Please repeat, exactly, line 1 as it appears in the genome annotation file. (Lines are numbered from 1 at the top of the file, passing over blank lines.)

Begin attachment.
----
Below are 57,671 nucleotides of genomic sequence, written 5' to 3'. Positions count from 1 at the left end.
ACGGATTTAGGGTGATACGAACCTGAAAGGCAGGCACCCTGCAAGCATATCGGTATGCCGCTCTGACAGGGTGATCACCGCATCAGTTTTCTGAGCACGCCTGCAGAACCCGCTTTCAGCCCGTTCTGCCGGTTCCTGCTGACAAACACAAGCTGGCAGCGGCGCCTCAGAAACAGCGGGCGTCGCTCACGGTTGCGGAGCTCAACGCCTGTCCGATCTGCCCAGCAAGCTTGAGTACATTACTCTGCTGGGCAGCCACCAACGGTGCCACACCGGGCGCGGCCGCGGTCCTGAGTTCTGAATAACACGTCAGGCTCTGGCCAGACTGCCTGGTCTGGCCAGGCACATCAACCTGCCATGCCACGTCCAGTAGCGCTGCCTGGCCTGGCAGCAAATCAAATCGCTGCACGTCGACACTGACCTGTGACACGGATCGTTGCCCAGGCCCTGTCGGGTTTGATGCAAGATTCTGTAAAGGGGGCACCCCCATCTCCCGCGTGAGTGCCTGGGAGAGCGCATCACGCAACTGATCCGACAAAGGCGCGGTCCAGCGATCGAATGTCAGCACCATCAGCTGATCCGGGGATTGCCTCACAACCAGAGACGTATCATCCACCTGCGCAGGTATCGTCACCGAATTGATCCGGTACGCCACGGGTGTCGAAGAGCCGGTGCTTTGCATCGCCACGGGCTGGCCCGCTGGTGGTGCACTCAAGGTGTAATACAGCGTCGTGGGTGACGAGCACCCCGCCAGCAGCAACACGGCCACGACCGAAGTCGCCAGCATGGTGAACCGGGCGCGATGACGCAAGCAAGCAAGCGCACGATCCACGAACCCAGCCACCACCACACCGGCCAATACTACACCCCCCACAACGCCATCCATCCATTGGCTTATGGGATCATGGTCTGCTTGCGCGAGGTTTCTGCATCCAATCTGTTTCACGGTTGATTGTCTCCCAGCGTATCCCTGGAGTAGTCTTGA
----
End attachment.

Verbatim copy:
Below are 57,671 nucleotides of genomic sequence, written 5' to 3'. Positions count from 1 at the left end.